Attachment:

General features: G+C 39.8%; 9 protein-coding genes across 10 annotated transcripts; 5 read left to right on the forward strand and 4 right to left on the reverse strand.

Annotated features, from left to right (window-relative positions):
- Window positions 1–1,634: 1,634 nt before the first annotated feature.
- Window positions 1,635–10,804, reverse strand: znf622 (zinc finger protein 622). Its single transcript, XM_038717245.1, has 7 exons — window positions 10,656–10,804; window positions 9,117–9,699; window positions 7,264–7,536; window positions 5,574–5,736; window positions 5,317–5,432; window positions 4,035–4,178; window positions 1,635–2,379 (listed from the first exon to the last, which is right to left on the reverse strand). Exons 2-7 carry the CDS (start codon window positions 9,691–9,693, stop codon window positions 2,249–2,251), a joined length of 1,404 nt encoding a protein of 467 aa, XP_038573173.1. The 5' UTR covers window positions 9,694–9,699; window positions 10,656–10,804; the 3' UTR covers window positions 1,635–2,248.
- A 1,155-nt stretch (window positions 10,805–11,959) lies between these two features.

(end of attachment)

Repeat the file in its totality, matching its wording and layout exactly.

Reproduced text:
General features: G+C 39.8%; 9 protein-coding genes across 10 annotated transcripts; 5 read left to right on the forward strand and 4 right to left on the reverse strand.

Annotated features, from left to right (window-relative positions):
- Window positions 1–1,634: 1,634 nt before the first annotated feature.
- Window positions 1,635–10,804, reverse strand: znf622 (zinc finger protein 622). Its single transcript, XM_038717245.1, has 7 exons — window positions 10,656–10,804; window positions 9,117–9,699; window positions 7,264–7,536; window positions 5,574–5,736; window positions 5,317–5,432; window positions 4,035–4,178; window positions 1,635–2,379 (listed from the first exon to the last, which is right to left on the reverse strand). Exons 2-7 carry the CDS (start codon window positions 9,691–9,693, stop codon window positions 2,249–2,251), a joined length of 1,404 nt encoding a protein of 467 aa, XP_038573173.1. The 5' UTR covers window positions 9,694–9,699; window positions 10,656–10,804; the 3' UTR covers window positions 1,635–2,248.
- A 1,155-nt stretch (window positions 10,805–11,959) lies between these two features.